Normally the production time for games on next and previous generation consoles takes more than four years from conceptual development to actual release. However, while the production time for most games has increased compared to their predecessors, there is a sub-genre of games which are annually released with little to no improvement in the overall feel of the game. Often these sports games are successful as standalone titles, but generally the numbers tell a daunting tale on the macro level.
In the sports game market, the reason why new titles are released yearly is simply because the games must reflect the changing rosters of players from season to season. The previous title essentially becomes obsolete after new players get drafted to each team, but since the developers do not have to create an entirely new game but rather tweak the older model it helps to cut down time on the production process. However, with the ability to release expansions in the form of DLC, it becomes slightly less forgivable for developers to not include downloadable roster updates instead of releasing a new title annually.
In the case of the WWE series, the window between one title and the next is roughly 11 months. Allowing for each game to cost about $60, this means that in comparison to keeping up with a normally occurring franchise, a fan of the WWE would have to spend 4-5 times the amount of money over a similar time period. This business practice has gradually hurt the franchise, considering each incarnation of the game has sold less than the previous title. With that in mind, it can be reasoned that the franchise is most likely losing support due to fan fatigue. If a developer wishes to keep their fan base interested in their product, it is required that each new title in the series be unique compared to the previous installments.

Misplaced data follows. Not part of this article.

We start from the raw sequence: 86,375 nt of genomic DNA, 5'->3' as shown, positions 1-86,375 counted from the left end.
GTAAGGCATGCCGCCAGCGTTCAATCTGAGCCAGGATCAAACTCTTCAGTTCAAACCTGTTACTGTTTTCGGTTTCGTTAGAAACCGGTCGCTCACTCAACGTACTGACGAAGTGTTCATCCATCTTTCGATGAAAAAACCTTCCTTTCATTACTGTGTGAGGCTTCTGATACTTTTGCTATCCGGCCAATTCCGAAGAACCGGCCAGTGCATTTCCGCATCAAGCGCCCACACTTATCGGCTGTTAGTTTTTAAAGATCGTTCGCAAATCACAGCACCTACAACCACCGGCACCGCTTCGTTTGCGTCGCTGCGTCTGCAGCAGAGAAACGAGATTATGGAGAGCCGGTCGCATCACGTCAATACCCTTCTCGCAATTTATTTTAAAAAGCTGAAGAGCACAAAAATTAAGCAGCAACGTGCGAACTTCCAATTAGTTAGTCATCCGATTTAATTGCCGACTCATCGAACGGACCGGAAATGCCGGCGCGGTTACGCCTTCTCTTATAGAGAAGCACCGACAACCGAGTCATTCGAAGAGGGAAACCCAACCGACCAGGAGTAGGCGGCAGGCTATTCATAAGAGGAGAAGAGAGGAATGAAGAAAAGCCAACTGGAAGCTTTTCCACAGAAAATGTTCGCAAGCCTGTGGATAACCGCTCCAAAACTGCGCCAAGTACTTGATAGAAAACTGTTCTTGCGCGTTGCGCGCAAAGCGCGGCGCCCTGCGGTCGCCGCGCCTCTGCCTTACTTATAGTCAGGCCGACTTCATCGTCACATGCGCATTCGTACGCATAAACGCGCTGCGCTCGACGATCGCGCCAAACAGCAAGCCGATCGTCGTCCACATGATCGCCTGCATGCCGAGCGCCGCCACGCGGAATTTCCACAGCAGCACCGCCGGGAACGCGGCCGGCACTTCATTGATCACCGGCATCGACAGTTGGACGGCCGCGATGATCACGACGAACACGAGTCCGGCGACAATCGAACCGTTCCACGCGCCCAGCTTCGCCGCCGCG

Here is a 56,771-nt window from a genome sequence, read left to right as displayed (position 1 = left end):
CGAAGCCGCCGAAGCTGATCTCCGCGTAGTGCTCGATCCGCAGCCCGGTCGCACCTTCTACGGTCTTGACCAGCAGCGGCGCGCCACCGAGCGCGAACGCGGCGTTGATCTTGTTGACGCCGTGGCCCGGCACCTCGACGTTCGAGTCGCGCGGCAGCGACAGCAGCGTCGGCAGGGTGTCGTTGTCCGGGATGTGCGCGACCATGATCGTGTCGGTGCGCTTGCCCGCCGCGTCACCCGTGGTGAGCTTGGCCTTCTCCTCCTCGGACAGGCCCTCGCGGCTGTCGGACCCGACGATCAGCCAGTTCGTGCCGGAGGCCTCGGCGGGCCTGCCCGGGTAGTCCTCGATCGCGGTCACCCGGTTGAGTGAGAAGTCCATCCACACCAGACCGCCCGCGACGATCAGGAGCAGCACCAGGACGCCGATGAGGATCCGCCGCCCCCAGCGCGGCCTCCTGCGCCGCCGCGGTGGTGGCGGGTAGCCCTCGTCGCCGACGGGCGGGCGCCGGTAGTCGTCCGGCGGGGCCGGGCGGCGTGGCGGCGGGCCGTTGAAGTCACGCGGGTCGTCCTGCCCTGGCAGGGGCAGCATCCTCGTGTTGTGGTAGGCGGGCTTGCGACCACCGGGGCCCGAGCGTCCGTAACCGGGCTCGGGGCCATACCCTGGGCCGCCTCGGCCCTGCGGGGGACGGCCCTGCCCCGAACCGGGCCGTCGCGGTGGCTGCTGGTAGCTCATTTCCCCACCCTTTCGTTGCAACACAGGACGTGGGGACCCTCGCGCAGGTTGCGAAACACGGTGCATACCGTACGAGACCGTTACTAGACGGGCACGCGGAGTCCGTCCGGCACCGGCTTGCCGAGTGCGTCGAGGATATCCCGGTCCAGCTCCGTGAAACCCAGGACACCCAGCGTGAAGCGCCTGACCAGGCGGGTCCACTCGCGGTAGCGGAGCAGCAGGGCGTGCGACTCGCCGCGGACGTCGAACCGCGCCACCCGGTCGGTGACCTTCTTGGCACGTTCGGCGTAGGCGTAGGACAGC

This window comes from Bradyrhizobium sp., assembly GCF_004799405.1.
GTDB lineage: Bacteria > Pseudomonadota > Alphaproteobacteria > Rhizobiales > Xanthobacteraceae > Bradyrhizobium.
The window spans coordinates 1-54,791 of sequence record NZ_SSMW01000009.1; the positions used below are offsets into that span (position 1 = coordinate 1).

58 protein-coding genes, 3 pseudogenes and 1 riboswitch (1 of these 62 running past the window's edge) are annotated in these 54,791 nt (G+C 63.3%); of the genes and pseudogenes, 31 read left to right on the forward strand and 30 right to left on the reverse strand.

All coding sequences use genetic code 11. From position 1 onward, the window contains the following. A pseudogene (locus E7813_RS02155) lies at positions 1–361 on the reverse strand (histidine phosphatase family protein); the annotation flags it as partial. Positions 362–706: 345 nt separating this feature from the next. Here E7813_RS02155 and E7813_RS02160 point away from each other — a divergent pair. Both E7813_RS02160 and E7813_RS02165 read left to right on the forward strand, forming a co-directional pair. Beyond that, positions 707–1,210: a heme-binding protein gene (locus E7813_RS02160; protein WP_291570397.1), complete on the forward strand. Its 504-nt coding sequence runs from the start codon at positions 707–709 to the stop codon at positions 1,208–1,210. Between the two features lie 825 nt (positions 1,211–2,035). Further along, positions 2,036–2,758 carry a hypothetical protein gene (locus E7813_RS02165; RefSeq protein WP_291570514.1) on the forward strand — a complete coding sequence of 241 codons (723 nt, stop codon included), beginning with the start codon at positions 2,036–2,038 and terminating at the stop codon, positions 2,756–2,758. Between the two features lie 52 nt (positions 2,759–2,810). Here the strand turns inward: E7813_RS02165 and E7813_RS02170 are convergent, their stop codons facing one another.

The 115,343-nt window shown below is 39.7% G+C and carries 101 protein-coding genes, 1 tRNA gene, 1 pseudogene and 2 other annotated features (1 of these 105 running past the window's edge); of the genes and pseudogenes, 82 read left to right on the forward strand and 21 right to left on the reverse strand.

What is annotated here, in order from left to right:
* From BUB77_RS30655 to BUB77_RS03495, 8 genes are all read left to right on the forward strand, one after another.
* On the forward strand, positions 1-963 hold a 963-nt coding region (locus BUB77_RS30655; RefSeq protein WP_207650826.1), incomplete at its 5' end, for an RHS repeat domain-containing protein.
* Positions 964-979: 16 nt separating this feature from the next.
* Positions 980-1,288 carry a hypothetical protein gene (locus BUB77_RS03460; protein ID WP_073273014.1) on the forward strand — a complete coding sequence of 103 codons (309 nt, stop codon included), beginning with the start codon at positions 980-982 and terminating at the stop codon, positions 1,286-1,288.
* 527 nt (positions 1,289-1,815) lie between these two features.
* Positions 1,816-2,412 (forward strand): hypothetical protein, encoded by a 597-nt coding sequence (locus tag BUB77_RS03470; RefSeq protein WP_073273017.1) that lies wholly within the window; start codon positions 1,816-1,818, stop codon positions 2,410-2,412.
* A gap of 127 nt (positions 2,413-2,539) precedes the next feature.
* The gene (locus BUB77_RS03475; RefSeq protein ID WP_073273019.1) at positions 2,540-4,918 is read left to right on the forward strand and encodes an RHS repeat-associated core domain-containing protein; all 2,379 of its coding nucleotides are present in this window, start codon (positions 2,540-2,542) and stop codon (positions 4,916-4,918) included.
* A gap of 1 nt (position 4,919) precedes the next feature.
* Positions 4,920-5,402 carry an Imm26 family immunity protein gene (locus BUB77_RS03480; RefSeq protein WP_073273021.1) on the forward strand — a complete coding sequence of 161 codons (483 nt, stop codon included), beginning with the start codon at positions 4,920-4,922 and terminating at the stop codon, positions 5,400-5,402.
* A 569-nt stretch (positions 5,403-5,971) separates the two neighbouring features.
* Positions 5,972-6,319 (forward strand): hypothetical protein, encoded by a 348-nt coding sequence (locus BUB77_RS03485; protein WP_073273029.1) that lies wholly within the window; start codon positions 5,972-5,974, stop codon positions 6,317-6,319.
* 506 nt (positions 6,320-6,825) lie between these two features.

When playing WWE ’12 and WWE ’13, there were moments when I felt that I legitimately couldn’t tell which was which. Essentially, it is the inability to noticeably differentiate between titles that truly hurts the series on a whole and leaves fans feeling apathetic toward the franchise.
Currently, the expected release of WWE ’15 on the next-gen consoles with improved graphics and redesigned story modes is a good step in helping to distinguish the new game. Ideally, sporting games like WWE would simply be released along with each new generation of consoles, with a series of yearly DLC to follow. But with even a basic understanding of the business aspect of game economics, all we as fans can really hope for is that at least there is enough production difference for each new release to feel like its own game.